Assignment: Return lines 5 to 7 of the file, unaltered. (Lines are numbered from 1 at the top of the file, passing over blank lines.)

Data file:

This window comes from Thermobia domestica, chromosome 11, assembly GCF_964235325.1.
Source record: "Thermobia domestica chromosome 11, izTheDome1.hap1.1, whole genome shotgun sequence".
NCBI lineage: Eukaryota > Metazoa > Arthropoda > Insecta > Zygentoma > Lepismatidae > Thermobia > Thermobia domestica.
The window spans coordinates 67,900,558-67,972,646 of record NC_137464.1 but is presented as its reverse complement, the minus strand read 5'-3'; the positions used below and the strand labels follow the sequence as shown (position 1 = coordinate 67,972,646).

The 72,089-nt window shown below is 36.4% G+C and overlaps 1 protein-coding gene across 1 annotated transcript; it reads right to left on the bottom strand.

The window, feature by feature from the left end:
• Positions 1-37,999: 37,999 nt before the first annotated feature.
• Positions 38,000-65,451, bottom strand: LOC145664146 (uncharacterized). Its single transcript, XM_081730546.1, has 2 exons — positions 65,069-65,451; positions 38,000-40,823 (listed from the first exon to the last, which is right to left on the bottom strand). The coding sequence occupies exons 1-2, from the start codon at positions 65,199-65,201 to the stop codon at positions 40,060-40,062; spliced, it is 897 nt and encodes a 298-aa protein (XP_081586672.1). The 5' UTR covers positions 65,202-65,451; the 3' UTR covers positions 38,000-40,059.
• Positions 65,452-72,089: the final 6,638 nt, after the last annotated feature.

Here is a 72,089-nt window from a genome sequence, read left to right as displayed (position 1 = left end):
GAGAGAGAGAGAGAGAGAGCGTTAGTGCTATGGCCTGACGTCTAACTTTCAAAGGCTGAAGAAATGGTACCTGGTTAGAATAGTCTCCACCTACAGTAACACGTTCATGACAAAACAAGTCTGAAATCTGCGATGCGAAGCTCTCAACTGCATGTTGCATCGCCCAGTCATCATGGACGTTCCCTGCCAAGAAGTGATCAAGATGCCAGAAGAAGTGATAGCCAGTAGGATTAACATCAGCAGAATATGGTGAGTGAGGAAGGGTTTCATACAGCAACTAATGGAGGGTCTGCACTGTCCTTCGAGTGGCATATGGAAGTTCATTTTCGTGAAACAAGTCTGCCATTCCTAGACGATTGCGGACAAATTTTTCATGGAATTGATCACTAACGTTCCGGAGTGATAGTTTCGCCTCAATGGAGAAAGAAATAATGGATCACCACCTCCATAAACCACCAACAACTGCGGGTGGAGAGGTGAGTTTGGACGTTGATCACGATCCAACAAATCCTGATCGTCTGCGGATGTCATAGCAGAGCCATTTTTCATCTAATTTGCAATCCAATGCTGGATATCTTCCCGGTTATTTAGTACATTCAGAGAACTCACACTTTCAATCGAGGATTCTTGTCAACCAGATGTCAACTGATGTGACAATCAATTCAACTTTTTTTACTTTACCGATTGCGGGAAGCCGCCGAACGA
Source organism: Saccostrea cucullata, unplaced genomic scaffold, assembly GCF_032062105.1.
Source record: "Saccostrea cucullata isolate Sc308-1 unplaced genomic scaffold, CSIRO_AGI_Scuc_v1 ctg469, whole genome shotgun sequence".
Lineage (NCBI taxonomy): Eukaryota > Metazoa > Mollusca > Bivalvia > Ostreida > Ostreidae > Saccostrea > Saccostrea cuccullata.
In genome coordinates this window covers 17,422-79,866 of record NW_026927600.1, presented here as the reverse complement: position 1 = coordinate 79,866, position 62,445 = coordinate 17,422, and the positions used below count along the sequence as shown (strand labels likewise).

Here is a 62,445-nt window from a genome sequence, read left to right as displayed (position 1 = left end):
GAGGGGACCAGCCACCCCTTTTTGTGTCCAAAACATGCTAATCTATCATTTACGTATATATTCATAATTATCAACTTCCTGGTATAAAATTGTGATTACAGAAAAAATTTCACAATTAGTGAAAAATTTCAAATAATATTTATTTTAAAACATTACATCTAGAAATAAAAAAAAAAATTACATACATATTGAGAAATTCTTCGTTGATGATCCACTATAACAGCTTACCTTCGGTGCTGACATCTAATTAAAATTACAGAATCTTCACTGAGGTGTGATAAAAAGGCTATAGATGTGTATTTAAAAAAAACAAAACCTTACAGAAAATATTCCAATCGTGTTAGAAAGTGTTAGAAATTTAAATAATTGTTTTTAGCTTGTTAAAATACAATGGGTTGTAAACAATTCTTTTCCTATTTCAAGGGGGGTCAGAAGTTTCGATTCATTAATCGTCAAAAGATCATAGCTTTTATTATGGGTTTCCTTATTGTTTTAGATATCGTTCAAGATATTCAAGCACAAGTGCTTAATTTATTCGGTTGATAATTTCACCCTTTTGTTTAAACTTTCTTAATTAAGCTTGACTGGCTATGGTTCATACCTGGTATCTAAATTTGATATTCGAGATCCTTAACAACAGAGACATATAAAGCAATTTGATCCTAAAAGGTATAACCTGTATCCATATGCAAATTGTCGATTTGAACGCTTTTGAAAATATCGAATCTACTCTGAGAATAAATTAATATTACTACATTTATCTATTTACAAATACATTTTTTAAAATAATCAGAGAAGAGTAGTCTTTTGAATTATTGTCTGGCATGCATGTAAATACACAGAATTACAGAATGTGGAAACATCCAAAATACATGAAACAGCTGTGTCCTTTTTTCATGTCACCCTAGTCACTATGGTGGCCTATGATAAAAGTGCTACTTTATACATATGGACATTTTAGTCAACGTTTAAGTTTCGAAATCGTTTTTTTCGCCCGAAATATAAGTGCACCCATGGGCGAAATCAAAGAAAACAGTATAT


The 72,089-nt window shown below is 36.4% G+C and overlaps 1 protein-coding gene across 1 annotated transcript; it reads right to left on the bottom strand.

The window, feature by feature from the left end:
• Positions 1-37,999: 37,999 nt before the first annotated feature.